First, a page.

Small racquetball racquet in one hand, fuzzy green tennis ball in the other, I faced my opponent: the ever imposing garage door. Standing in the driveway separating our townhome from the garage, I bounced ball after ball back at the garage door until one of the neighbors would complain about the noise and I would have to call it quits. I eventually graduated to an actual tennis racket and, in the summer months, took tennis lessons through the local park district. At the same time, Jennifer Capriati, just 14 years old, was making waves as the next big thing in American tennis. Even though we were the same age and I was light years behind her in talent and experience, I still dreamed of following in her footsteps.
That dream came to a crashing halt when I made the semi-finals of a small tournament run by the local park district. The tournament coincided with Wimbledon and I, having my priorities very firmly in order as a young teenager, decided to skip my match so I could watch Capriati’s semi-final again Gabriela Sabatini. Capriati lost, but my future as a tennis spectator was firmly in place.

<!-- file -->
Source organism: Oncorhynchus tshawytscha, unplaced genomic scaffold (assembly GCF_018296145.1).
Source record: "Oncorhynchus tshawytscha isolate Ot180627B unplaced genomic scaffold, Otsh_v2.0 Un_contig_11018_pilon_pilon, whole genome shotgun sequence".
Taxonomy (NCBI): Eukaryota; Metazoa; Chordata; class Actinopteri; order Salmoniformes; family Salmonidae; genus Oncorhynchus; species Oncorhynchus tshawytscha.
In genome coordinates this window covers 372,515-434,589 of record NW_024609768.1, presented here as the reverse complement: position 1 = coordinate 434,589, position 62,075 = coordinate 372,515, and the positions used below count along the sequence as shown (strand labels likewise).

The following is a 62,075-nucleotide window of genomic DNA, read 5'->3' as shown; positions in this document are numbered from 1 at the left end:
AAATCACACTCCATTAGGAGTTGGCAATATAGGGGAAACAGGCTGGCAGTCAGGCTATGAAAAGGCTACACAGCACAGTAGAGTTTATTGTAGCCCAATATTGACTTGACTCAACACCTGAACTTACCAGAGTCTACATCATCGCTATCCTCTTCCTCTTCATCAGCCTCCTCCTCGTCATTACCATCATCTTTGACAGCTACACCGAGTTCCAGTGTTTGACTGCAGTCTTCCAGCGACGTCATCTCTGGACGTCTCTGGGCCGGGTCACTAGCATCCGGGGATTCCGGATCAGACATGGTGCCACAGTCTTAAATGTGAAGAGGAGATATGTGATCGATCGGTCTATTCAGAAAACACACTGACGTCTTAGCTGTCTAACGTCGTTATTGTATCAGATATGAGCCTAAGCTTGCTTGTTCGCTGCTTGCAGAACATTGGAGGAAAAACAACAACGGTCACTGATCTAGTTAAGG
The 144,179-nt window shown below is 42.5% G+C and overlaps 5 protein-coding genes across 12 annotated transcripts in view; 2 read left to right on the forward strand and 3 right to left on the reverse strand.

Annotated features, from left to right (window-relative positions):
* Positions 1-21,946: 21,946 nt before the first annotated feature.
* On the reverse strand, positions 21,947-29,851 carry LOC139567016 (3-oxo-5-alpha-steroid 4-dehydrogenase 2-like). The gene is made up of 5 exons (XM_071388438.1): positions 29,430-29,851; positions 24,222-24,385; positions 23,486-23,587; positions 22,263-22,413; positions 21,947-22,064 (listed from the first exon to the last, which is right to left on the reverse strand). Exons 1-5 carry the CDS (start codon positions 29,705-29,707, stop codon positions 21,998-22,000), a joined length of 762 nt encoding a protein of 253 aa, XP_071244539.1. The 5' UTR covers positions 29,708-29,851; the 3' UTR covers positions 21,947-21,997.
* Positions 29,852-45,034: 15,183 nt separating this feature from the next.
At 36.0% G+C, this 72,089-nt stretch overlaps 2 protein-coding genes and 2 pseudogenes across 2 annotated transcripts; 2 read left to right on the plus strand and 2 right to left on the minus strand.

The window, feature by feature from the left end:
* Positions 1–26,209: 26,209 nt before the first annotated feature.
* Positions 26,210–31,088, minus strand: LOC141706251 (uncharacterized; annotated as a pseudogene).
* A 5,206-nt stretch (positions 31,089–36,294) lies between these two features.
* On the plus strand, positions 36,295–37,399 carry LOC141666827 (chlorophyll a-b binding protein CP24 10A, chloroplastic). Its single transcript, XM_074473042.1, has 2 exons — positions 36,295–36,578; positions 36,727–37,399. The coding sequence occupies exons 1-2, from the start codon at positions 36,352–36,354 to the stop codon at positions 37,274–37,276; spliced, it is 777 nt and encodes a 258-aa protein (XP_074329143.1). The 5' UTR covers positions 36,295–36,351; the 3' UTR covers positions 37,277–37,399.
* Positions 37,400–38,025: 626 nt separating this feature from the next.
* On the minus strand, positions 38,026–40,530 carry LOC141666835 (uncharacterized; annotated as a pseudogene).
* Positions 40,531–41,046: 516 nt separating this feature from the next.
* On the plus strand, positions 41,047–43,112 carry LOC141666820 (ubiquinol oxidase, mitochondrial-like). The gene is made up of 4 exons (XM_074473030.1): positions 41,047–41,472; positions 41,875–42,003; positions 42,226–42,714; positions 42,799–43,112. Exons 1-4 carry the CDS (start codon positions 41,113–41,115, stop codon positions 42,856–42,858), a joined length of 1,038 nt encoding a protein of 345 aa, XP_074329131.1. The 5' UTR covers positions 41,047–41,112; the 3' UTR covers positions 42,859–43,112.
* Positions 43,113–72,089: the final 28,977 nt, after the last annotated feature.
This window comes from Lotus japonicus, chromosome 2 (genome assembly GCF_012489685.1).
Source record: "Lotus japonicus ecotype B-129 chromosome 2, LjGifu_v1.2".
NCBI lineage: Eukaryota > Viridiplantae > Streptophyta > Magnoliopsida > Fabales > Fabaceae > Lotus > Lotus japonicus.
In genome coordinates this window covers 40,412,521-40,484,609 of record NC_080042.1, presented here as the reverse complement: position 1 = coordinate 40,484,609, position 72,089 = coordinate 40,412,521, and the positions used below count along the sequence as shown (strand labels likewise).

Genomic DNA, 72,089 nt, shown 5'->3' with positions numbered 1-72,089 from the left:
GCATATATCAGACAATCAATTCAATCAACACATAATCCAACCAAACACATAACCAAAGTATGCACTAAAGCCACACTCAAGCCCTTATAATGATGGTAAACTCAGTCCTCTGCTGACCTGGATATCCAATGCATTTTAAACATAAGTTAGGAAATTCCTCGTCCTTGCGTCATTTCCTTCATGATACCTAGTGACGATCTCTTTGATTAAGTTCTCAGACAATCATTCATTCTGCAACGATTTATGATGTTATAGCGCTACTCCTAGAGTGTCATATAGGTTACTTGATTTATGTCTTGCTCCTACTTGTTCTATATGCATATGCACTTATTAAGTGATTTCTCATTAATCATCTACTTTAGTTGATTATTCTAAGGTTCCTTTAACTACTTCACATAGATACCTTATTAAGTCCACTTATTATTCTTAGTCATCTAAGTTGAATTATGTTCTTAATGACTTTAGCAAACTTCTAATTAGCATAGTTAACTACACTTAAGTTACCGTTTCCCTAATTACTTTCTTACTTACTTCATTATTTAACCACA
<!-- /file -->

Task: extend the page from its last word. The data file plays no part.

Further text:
I don’t really know how I got into tennis. My dad played football and basketball and my mom was a cheerleader. I don’t really recall the first time I ever picked up a racket, although I do have memories of hitting against my dad as a teen. I don’t know when I watched my first match, but I remember the excitement I felt waking up for Breakfast at Wimbledon every July. I remember watching Jana Novotna break down in the Wimbledon final against Steffi Graf. I remember watching Jimmy Connors’ incredible US Open run and the infamous yell from the crowd in his match against Andre Agassi – “you’re a legend, he’s a punk!”
Others may have their favorite concerts or movies; I have my favorite tennis matches.